Here's a sampling of what you'll discover in our just published UC Berkeley Wellness Report: Eating for Optimal Health

    • Is butter back? A 2016 study made big headlines when it seemed to exonerate butter. We put the research into perspective and provide our bottom-line advice.
    • The “P” word—as in protein—is popping up on all kinds of food packages, but is it just a marketing ploy?
    • This diet—appropriately called MIND—may prevent or slow the progression of age-related cognitive loss and Alzheimer’s disease. Here’s what’s on (and off) it.
    • Yogurt: Is it health food—or junk food? What to watch out for on labels.
    • How much omega-3 fat should you consume a day for good health? There’s no official RDA, but health authorities around the world recommend these amounts.
    • What does “healthy” and “natural” mean on food packages? Probably less than you may think. Here’s what to know about the terms.
    • Why we love fermentation (with some caveats).
    • The rampant world of food fraud: Are you really getting what you’re paying for? Get our tips for avoiding bait-and-switch when buying seafood, olive oil, honey, coffee, and more.
    • The new (and much-improved) Nutrition Facts label should start appearing on packaged foods this year. Here’s what we like—and don’t like—about them.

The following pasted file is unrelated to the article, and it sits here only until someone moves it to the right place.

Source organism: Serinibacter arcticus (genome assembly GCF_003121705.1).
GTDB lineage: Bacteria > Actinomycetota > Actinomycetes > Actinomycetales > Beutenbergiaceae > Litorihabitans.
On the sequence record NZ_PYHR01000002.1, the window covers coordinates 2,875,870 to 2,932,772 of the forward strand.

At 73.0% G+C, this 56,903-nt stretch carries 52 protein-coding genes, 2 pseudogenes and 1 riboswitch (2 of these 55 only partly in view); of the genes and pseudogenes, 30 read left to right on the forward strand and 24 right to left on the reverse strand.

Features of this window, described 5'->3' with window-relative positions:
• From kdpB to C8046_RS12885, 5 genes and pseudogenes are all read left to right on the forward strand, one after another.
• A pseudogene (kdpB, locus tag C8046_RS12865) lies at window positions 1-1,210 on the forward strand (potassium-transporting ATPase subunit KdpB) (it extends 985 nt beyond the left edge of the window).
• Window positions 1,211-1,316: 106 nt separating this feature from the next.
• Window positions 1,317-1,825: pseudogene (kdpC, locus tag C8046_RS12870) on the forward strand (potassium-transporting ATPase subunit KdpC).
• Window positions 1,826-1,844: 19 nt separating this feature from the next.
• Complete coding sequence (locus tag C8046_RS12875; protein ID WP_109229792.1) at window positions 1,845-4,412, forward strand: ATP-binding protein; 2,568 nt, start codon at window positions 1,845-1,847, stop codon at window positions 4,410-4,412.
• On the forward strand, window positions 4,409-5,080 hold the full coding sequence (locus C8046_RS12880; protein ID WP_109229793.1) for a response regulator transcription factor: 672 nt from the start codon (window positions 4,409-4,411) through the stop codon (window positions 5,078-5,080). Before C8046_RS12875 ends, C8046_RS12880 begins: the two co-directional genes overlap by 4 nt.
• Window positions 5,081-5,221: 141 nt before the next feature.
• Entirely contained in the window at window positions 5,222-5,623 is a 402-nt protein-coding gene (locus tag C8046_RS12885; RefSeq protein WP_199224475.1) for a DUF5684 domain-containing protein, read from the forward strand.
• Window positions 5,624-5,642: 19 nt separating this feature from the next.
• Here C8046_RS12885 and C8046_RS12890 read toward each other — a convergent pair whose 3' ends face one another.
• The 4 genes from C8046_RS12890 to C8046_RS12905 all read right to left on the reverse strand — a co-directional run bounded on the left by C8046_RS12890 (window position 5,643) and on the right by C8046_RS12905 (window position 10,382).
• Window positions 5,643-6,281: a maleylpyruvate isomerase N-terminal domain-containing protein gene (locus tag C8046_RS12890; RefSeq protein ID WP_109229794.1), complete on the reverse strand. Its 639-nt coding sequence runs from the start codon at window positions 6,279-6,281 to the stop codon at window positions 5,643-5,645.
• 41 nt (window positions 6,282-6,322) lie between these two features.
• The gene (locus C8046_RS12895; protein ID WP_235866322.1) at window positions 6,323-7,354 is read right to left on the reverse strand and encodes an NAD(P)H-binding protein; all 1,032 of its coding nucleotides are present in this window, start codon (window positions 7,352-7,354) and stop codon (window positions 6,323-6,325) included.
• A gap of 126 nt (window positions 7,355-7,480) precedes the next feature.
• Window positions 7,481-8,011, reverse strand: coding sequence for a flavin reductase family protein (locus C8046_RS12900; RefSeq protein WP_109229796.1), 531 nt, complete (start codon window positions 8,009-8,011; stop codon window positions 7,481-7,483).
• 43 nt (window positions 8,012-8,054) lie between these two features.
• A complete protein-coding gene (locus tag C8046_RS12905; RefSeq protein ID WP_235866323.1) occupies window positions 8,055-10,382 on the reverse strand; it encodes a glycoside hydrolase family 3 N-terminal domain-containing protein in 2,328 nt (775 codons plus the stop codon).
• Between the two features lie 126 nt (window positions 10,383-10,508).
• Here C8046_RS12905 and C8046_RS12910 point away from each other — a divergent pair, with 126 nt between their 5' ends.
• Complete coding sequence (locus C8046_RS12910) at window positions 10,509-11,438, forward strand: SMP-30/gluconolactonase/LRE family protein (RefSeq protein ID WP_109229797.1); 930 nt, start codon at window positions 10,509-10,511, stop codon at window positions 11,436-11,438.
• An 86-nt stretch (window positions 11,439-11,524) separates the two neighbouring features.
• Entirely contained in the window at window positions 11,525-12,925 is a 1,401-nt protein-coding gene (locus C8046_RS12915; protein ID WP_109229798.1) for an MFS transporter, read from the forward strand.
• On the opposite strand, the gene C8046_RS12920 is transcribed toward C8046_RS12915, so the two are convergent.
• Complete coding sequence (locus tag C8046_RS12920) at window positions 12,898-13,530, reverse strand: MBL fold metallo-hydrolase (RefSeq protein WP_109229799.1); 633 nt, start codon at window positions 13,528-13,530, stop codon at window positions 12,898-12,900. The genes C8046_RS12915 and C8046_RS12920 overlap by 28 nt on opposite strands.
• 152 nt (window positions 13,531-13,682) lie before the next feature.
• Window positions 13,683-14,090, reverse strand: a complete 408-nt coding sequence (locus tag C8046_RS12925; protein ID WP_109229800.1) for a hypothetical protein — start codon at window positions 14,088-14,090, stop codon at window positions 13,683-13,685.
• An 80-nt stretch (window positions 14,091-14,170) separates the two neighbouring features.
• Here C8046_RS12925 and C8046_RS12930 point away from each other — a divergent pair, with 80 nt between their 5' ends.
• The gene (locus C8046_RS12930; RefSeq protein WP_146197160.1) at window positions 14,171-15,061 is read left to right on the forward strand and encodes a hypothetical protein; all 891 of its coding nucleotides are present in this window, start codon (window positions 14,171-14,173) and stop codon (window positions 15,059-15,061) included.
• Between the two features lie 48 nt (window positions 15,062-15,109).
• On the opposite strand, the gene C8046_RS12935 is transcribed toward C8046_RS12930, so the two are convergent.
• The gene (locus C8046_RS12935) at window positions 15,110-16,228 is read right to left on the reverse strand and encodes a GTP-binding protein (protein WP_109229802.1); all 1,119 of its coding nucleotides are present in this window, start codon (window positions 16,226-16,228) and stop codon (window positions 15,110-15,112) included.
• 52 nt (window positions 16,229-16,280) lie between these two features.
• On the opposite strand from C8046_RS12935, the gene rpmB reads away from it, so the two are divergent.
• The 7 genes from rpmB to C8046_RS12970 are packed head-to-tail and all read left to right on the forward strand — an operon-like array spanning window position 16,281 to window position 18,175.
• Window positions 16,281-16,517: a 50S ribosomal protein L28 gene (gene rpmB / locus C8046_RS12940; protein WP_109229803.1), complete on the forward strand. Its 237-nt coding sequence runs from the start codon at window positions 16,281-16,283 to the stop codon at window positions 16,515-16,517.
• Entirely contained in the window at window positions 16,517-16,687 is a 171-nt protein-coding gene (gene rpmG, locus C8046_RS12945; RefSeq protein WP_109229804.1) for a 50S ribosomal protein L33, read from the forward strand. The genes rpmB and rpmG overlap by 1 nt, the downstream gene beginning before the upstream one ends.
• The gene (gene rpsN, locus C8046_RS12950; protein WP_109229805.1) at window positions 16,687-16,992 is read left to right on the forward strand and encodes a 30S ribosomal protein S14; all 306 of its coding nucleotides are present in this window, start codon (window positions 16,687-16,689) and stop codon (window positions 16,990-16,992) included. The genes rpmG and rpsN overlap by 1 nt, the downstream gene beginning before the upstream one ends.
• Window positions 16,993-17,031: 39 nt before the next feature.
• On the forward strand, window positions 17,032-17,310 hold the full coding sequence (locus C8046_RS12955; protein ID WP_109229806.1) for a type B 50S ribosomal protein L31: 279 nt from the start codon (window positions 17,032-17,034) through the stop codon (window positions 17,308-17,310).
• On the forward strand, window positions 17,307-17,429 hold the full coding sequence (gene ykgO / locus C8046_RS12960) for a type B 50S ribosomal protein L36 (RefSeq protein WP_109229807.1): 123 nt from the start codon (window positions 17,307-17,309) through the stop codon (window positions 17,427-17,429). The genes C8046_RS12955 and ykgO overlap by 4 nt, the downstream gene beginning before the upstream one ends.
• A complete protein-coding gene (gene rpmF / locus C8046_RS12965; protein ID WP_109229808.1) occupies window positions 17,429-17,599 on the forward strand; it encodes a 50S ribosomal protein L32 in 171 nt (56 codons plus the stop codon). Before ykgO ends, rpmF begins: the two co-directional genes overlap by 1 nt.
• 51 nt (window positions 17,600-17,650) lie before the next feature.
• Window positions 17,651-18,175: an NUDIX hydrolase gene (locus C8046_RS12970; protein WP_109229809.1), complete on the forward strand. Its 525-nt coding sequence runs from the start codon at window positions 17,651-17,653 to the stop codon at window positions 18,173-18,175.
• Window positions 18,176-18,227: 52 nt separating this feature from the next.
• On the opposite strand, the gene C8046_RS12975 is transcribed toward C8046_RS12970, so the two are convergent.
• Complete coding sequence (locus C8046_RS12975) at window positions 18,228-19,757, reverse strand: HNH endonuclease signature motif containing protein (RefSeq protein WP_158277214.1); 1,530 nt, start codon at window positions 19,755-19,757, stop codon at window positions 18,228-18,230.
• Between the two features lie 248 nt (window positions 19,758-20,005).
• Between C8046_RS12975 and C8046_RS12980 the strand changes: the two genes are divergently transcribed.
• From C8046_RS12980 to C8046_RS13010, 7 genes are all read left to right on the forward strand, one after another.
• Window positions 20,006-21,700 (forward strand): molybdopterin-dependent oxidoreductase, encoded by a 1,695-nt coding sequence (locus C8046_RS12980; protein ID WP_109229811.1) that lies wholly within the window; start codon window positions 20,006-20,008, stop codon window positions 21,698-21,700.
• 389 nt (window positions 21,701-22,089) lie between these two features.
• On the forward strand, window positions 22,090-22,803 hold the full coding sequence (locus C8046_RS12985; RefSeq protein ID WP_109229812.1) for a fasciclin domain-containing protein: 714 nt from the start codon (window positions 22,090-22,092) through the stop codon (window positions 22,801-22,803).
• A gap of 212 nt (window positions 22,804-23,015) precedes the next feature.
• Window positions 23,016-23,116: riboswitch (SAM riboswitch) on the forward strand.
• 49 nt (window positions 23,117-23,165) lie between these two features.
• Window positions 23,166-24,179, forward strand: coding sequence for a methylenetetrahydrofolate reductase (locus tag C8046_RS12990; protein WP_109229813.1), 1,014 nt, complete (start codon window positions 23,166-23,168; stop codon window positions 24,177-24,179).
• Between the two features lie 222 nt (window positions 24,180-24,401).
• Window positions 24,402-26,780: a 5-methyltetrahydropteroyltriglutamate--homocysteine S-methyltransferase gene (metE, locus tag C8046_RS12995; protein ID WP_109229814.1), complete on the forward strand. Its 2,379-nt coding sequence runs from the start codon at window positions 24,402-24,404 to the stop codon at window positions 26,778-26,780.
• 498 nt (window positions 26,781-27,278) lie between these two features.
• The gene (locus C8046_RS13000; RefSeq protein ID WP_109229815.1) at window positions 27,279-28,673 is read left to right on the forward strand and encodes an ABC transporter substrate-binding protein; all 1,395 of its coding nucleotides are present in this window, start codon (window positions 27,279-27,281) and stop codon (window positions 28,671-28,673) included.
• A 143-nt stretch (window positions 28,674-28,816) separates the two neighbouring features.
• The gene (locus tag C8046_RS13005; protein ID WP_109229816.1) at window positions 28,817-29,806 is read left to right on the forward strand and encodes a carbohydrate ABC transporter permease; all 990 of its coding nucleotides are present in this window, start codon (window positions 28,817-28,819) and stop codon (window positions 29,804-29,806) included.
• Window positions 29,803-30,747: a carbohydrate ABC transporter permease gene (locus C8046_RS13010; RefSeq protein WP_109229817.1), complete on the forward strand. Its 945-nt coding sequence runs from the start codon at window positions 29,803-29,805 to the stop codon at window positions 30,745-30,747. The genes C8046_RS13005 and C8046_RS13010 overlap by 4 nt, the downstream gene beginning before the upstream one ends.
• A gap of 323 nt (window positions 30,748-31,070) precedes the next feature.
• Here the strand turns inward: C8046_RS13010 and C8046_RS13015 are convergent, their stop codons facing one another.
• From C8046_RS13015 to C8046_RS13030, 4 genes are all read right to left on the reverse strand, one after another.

• The DASH diet may do more than lower your blood pressure. These two studies in 2016 found unanticipated benefits.
    • Sesame: These little seeds may have big benefits. We look at the sesame science, plus sesame products, including tahini and halvah.
    • Egg-cellent news for egg lovers: This 2016 study confirmed that an egg a day doesn’t increase the risk of coronary artery disease in most people.
    • Is shellfish a good catch? Which kinds are best for your health and the environment?
    • Activity icons on food packages: Can they help you better monitor your calorie intake? Maybe, especially when you see that it would take 60 to 80 minutes to work off the calories in that muffin.
    • Cold brew is the hottest coffee trend these days. Here’s how it compares to regular brewed coffee in caffeine, acidity, and flavor.
    • You should get your vitamins and minerals from foods as much as possible, rather than supplements. But for many people, these two supplements may be appropriate.
    • How healthful is miso, the fermented soybean paste that’s integral in Japanese cuisine? (If you haven’t tried it, it tastes better than it may sound.)
    • The Food and Agriculture Organization of the UN declared 2016 the International year of Pulses. Here’s what pulses are and why they’re good for you, the planet, and your wallet.
    • Don’t be a jerky—eat one (but only on occasion). Find out the pros and cons of new-age jerkies and how they compare to more conventional ones.
    • Omega-3 fats vs. omega-6 fats: How to easily shift to a healthier balance.
    • C is for seeing: This study found that women who consumed the most vitamin C had a lower risk of developing this common age-related eye condition.
    • Don’t be fooled by so-called energy drinks. Here’s what’s actually providing the “energy.”
    • If you’re trying to cut down on meat (good for you), this food can make you feel as satisfied. Hint: It has lots of fiber, which meat lacks, and is good for your heart.